Long-term control medicines, also known as “controllers,” work on a systemic level to ease the underlying issues that cause your attacks in the first place. They can be taken in tablets, nebulizers, or inhalers. There’s a whole category of bronchodilators meant for long-term use, and they are only to be taken in conjunction with an inhaled steroid. If you are prescribed a long-term bronchodilator medicine, use it only as directed.

Methods of Delivery

There are a few ways of getting that asthma treatment into your body, some more creative than others. The most popular choice, of course, is the inhaler. Inhaled bronchodilators work very quickly to relieve pressure in the chest and relax the muscles. They fall into three main categories we briefly touched on above: relief, prevention, and combination. Relief inhalers are those short-term solutions for sudden attacks, while preventative inhalers are taken twice a day for constant symptom management. Some people do need a combination of both in their inhaler.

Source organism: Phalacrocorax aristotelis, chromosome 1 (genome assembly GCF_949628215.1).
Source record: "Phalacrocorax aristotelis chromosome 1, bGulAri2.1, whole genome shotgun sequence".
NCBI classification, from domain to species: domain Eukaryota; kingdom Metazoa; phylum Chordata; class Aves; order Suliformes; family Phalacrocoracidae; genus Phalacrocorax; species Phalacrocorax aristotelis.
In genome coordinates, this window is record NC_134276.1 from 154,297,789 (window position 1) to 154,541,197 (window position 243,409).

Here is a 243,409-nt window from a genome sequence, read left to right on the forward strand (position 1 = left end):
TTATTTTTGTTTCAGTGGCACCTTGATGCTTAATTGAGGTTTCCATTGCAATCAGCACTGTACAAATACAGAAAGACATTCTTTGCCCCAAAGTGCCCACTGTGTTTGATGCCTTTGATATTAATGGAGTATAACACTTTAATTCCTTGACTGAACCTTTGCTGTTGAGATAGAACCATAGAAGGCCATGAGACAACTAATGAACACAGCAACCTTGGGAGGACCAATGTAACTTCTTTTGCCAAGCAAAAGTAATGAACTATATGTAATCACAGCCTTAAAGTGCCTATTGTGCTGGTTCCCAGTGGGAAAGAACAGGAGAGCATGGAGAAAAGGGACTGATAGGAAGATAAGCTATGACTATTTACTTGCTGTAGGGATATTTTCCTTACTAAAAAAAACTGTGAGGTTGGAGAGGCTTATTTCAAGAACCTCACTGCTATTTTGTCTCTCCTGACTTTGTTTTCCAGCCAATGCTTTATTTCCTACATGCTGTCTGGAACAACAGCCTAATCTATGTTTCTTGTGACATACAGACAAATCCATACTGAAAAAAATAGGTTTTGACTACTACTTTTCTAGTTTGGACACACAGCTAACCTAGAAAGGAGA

If you do use an inhaler, look at its type to see how it works. There are four main varieties, and each delivers the medicine differently. A metered-dose inhaler (MDI) works with a propellant to give you a short, controlled burst of your medicine—you can’t accidentally inhale too much. A dry powder inhaler (DPI) doesn’t have any propellant; rather, it releases the medicine when you breathe it in. Breath-actuated inhalers are similar to DPIs, with a powdered or aerosolized medicine that you breathe in with no propellant. Finally, a soft mist inhaler sprays a little cloud of aerosol medicine with no propellant necessary.